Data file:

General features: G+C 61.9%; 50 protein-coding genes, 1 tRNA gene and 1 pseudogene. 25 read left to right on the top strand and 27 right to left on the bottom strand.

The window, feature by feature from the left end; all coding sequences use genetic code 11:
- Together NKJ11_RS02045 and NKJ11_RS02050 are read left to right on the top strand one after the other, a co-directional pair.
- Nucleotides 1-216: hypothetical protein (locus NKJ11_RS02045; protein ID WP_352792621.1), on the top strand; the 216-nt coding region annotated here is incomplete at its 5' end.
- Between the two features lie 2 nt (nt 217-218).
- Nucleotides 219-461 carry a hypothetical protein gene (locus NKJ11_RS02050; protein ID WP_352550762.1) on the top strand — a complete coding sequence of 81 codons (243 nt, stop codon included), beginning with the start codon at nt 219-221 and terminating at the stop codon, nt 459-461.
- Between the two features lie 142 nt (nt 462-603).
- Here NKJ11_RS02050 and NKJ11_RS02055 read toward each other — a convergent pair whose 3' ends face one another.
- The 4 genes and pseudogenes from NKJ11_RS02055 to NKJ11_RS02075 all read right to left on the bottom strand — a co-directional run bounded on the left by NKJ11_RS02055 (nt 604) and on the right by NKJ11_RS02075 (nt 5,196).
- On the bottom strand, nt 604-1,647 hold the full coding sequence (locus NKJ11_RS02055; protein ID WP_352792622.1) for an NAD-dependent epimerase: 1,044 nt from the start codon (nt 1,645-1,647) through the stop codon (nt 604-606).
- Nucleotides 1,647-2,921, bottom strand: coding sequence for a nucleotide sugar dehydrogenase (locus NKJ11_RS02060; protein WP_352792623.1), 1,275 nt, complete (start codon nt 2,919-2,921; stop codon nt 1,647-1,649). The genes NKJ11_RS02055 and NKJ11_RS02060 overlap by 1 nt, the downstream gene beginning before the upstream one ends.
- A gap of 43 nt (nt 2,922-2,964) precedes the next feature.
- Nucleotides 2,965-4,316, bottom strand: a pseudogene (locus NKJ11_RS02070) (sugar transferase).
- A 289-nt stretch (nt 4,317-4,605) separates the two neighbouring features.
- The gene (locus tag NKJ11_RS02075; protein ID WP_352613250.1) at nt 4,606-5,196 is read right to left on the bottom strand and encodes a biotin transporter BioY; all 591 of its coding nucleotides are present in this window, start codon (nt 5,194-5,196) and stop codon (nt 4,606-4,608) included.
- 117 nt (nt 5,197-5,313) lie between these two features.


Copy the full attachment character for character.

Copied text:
General features: G+C 61.9%; 50 protein-coding genes, 1 tRNA gene and 1 pseudogene. 25 read left to right on the top strand and 27 right to left on the bottom strand.

The window, feature by feature from the left end; all coding sequences use genetic code 11:
- Together NKJ11_RS02045 and NKJ11_RS02050 are read left to right on the top strand one after the other, a co-directional pair.
- Nucleotides 1-216: hypothetical protein (locus NKJ11_RS02045; protein ID WP_352792621.1), on the top strand; the 216-nt coding region annotated here is incomplete at its 5' end.
- Between the two features lie 2 nt (nt 217-218).
- Nucleotides 219-461 carry a hypothetical protein gene (locus NKJ11_RS02050; protein ID WP_352550762.1) on the top strand — a complete coding sequence of 81 codons (243 nt, stop codon included), beginning with the start codon at nt 219-221 and terminating at the stop codon, nt 459-461.
- Between the two features lie 142 nt (nt 462-603).
- Here NKJ11_RS02050 and NKJ11_RS02055 read toward each other — a convergent pair whose 3' ends face one another.
- The 4 genes and pseudogenes from NKJ11_RS02055 to NKJ11_RS02075 all read right to left on the bottom strand — a co-directional run bounded on the left by NKJ11_RS02055 (nt 604) and on the right by NKJ11_RS02075 (nt 5,196).
- On the bottom strand, nt 604-1,647 hold the full coding sequence (locus NKJ11_RS02055; protein ID WP_352792622.1) for an NAD-dependent epimerase: 1,044 nt from the start codon (nt 1,645-1,647) through the stop codon (nt 604-606).
- Nucleotides 1,647-2,921, bottom strand: coding sequence for a nucleotide sugar dehydrogenase (locus NKJ11_RS02060; protein WP_352792623.1), 1,275 nt, complete (start codon nt 2,919-2,921; stop codon nt 1,647-1,649). The genes NKJ11_RS02055 and NKJ11_RS02060 overlap by 1 nt, the downstream gene beginning before the upstream one ends.
- A gap of 43 nt (nt 2,922-2,964) precedes the next feature.
- Nucleotides 2,965-4,316, bottom strand: a pseudogene (locus NKJ11_RS02070) (sugar transferase).
- A 289-nt stretch (nt 4,317-4,605) separates the two neighbouring features.
- The gene (locus tag NKJ11_RS02075; protein ID WP_352613250.1) at nt 4,606-5,196 is read right to left on the bottom strand and encodes a biotin transporter BioY; all 591 of its coding nucleotides are present in this window, start codon (nt 5,194-5,196) and stop codon (nt 4,606-4,608) included.
- 117 nt (nt 5,197-5,313) lie between these two features.